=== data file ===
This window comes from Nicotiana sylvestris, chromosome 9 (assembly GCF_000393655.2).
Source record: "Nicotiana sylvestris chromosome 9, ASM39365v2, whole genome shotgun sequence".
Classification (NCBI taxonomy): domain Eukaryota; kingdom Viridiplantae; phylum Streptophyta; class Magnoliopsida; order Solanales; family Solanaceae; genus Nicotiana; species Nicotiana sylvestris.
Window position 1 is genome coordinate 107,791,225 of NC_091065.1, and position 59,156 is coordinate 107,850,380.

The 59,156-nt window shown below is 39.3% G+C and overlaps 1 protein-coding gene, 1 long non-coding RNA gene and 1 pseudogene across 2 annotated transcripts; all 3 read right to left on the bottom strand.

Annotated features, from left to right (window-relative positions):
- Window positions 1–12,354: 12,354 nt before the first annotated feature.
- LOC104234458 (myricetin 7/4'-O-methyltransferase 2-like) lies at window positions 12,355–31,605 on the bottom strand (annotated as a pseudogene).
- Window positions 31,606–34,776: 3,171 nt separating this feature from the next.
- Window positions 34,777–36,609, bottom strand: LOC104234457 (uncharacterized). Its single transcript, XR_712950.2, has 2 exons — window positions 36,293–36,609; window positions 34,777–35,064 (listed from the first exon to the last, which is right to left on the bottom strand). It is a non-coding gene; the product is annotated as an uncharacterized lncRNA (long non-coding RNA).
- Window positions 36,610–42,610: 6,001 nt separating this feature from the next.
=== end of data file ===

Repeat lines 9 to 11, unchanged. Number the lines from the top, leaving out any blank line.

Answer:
- Window positions 31,606–34,776: 3,171 nt separating this feature from the next.
- Window positions 34,777–36,609, bottom strand: LOC104234457 (uncharacterized). Its single transcript, XR_712950.2, has 2 exons — window positions 36,293–36,609; window positions 34,777–35,064 (listed from the first exon to the last, which is right to left on the bottom strand). It is a non-coding gene; the product is annotated as an uncharacterized lncRNA (long non-coding RNA).
- Window positions 36,610–42,610: 6,001 nt separating this feature from the next.